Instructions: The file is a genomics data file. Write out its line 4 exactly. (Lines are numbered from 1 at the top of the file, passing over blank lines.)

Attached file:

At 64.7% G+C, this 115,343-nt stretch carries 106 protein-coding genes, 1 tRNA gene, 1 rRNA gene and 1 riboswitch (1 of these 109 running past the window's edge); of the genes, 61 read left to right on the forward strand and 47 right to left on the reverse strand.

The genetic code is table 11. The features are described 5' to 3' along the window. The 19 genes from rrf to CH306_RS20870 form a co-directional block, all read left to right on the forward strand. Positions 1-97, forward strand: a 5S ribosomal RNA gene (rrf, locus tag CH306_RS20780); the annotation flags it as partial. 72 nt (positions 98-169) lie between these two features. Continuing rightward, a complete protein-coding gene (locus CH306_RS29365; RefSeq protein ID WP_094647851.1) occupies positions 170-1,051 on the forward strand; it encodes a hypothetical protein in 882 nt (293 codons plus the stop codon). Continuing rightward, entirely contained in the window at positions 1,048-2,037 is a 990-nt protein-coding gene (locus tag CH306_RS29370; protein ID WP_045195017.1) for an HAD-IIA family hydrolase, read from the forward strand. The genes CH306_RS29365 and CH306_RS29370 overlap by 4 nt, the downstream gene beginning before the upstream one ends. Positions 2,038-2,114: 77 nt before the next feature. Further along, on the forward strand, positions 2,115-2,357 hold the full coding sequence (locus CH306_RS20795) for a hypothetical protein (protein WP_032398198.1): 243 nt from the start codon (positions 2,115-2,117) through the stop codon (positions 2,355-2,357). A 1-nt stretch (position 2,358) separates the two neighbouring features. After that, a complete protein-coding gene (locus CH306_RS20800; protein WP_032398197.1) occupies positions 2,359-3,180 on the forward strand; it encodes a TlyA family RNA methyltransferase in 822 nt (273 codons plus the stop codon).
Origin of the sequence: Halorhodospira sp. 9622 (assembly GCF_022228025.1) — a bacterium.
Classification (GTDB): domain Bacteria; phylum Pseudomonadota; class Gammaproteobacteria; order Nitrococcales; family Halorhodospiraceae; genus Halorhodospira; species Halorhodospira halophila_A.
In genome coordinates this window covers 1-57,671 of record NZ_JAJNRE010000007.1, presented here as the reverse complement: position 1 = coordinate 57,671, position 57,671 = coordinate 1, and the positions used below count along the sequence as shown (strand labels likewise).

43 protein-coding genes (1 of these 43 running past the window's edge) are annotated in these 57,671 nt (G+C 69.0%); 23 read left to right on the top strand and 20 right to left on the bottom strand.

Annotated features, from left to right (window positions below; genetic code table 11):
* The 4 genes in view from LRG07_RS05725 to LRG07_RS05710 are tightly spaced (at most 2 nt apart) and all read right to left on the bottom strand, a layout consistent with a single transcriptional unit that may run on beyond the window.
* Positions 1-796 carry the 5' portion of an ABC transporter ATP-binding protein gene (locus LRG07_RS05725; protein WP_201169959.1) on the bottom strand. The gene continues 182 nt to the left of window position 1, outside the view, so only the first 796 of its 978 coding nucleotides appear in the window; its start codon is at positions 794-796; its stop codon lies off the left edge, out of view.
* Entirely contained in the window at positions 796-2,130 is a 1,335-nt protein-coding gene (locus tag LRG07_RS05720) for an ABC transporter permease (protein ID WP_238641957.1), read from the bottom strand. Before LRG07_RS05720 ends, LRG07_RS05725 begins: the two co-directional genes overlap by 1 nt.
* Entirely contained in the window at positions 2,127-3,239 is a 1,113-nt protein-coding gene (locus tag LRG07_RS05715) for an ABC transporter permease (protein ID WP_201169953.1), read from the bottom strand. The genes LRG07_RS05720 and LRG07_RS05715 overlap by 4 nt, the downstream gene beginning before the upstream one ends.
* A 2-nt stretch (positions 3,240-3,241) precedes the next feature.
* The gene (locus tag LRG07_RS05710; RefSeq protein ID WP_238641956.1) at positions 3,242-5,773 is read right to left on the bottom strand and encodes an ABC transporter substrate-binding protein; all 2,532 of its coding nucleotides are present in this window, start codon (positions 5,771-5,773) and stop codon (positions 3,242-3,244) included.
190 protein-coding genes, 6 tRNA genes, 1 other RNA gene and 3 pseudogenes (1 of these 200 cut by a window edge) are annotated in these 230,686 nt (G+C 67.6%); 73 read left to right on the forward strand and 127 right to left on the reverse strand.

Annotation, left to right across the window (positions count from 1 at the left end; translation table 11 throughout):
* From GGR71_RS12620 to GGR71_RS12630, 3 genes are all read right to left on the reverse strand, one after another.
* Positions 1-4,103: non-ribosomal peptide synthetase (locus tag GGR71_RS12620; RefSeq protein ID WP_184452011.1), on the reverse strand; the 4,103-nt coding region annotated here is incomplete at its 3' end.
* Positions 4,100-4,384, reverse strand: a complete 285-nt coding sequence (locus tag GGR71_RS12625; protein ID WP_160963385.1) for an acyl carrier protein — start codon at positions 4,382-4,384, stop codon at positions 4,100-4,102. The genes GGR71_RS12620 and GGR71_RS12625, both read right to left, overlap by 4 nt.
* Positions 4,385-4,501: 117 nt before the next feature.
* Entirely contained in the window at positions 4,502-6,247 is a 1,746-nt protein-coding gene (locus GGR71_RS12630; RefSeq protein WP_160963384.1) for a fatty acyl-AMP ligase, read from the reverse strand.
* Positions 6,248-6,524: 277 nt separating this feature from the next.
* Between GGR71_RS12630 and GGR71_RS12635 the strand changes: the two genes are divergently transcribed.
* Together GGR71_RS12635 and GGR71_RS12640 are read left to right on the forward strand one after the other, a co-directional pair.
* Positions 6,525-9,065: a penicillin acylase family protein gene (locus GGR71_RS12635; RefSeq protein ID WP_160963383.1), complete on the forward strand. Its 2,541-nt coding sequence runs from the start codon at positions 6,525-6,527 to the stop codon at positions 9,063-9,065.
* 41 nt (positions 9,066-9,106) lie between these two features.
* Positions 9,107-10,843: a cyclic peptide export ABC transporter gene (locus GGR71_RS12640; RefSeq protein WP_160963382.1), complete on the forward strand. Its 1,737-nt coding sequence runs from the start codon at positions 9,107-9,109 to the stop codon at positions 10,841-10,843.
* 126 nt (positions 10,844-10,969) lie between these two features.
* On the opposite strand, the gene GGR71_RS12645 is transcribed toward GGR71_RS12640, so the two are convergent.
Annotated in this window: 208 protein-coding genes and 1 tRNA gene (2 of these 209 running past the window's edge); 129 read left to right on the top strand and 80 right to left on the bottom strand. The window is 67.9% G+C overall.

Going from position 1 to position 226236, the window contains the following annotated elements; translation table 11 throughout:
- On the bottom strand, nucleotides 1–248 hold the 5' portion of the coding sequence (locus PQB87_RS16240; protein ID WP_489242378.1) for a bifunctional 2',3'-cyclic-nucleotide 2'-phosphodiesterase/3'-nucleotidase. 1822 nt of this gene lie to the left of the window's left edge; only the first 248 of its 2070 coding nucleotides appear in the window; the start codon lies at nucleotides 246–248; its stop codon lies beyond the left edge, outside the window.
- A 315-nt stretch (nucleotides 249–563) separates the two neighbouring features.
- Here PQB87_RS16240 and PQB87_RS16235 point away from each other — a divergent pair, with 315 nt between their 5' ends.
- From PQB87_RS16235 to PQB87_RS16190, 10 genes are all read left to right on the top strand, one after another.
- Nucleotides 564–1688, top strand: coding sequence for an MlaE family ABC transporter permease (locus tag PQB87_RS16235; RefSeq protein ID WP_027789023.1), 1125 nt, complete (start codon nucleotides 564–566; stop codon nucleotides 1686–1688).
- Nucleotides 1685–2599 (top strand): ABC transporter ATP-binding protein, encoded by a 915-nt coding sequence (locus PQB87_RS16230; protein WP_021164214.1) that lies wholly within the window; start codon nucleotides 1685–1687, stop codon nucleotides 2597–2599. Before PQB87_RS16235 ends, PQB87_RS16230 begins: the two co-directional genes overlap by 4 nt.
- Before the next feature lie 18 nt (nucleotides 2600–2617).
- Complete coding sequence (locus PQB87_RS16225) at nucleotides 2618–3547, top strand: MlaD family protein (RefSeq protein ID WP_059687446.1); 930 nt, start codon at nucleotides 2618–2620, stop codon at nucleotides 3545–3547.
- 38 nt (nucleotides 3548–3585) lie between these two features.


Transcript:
Classification (GTDB): domain Bacteria; phylum Pseudomonadota; class Gammaproteobacteria; order Nitrococcales; family Halorhodospiraceae; genus Halorhodospira; species Halorhodospira halophila_A.